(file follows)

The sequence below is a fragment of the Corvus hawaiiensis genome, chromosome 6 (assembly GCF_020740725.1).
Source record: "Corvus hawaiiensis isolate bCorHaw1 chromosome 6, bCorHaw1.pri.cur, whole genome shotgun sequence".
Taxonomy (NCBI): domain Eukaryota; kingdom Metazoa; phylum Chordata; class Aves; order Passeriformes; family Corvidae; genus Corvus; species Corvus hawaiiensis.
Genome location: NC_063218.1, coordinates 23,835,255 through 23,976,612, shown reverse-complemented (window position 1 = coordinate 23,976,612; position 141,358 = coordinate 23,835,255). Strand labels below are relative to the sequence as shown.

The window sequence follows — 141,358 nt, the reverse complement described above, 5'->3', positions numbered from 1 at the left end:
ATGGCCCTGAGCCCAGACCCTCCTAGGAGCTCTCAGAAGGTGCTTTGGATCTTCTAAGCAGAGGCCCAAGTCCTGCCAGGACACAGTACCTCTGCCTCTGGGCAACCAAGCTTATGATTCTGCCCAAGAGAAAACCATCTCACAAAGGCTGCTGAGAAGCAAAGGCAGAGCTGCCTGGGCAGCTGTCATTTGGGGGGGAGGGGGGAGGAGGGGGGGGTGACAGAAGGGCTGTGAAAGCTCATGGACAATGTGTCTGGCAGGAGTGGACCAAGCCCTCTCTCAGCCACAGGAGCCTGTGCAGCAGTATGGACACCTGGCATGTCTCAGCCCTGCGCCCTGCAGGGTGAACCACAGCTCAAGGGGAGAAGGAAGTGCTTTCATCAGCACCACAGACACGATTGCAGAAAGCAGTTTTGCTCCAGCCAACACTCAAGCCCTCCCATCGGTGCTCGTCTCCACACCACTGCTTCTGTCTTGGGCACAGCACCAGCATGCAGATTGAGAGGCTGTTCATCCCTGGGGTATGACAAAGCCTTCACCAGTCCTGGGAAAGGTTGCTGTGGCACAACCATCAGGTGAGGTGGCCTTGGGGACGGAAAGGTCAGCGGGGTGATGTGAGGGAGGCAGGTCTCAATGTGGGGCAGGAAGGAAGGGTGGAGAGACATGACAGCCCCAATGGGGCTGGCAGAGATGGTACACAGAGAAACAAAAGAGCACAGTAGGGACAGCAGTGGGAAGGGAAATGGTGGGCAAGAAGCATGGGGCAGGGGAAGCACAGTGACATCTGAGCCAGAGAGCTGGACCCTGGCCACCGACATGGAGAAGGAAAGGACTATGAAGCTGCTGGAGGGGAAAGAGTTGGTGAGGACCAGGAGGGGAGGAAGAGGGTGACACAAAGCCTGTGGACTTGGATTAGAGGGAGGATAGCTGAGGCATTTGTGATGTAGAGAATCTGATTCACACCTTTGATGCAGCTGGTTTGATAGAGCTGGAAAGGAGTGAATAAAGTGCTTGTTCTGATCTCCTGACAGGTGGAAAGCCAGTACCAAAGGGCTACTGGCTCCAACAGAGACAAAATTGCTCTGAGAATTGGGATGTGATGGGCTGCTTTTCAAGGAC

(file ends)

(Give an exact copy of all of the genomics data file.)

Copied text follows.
The sequence below is a fragment of the Corvus hawaiiensis genome, chromosome 6 (assembly GCF_020740725.1).
Source record: "Corvus hawaiiensis isolate bCorHaw1 chromosome 6, bCorHaw1.pri.cur, whole genome shotgun sequence".
Taxonomy (NCBI): domain Eukaryota; kingdom Metazoa; phylum Chordata; class Aves; order Passeriformes; family Corvidae; genus Corvus; species Corvus hawaiiensis.
Genome location: NC_063218.1, coordinates 23,835,255 through 23,976,612, shown reverse-complemented (window position 1 = coordinate 23,976,612; position 141,358 = coordinate 23,835,255). Strand labels below are relative to the sequence as shown.

The window sequence follows — 141,358 nt, the reverse complement described above, 5'->3', positions numbered from 1 at the left end:
ATGGCCCTGAGCCCAGACCCTCCTAGGAGCTCTCAGAAGGTGCTTTGGATCTTCTAAGCAGAGGCCCAAGTCCTGCCAGGACACAGTACCTCTGCCTCTGGGCAACCAAGCTTATGATTCTGCCCAAGAGAAAACCATCTCACAAAGGCTGCTGAGAAGCAAAGGCAGAGCTGCCTGGGCAGCTGTCATTTGGGGGGGAGGGGGGAGGAGGGGGGGGTGACAGAAGGGCTGTGAAAGCTCATGGACAATGTGTCTGGCAGGAGTGGACCAAGCCCTCTCTCAGCCACAGGAGCCTGTGCAGCAGTATGGACACCTGGCATGTCTCAGCCCTGCGCCCTGCAGGGTGAACCACAGCTCAAGGGGAGAAGGAAGTGCTTTCATCAGCACCACAGACACGATTGCAGAAAGCAGTTTTGCTCCAGCCAACACTCAAGCCCTCCCATCGGTGCTCGTCTCCACACCACTGCTTCTGTCTTGGGCACAGCACCAGCATGCAGATTGAGAGGCTGTTCATCCCTGGGGTATGACAAAGCCTTCACCAGTCCTGGGAAAGGTTGCTGTGGCACAACCATCAGGTGAGGTGGCCTTGGGGACGGAAAGGTCAGCGGGGTGATGTGAGGGAGGCAGGTCTCAATGTGGGGCAGGAAGGAAGGGTGGAGAGACATGACAGCCCCAATGGGGCTGGCAGAGATGGTACACAGAGAAACAAAAGAGCACAGTAGGGACAGCAGTGGGAAGGGAAATGGTGGGCAAGAAGCATGGGGCAGGGGAAGCACAGTGACATCTGAGCCAGAGAGCTGGACCCTGGCCACCGACATGGAGAAGGAAAGGACTATGAAGCTGCTGGAGGGGAAAGAGTTGGTGAGGACCAGGAGGGGAGGAAGAGGGTGACACAAAGCCTGTGGACTTGGATTAGAGGGAGGATAGCTGAGGCATTTGTGATGTAGAGAATCTGATTCACACCTTTGATGCAGCTGGTTTGATAGAGCTGGAAAGGAGTGAATAAAGTGCTTGTTCTGATCTCCTGACAGGTGGAAAGCCAGTACCAAAGGGCTACTGGCTCCAACAGAGACAAAATTGCTCTGAGAATTGGGATGTGATGGGCTGCTTTTCAAGGAC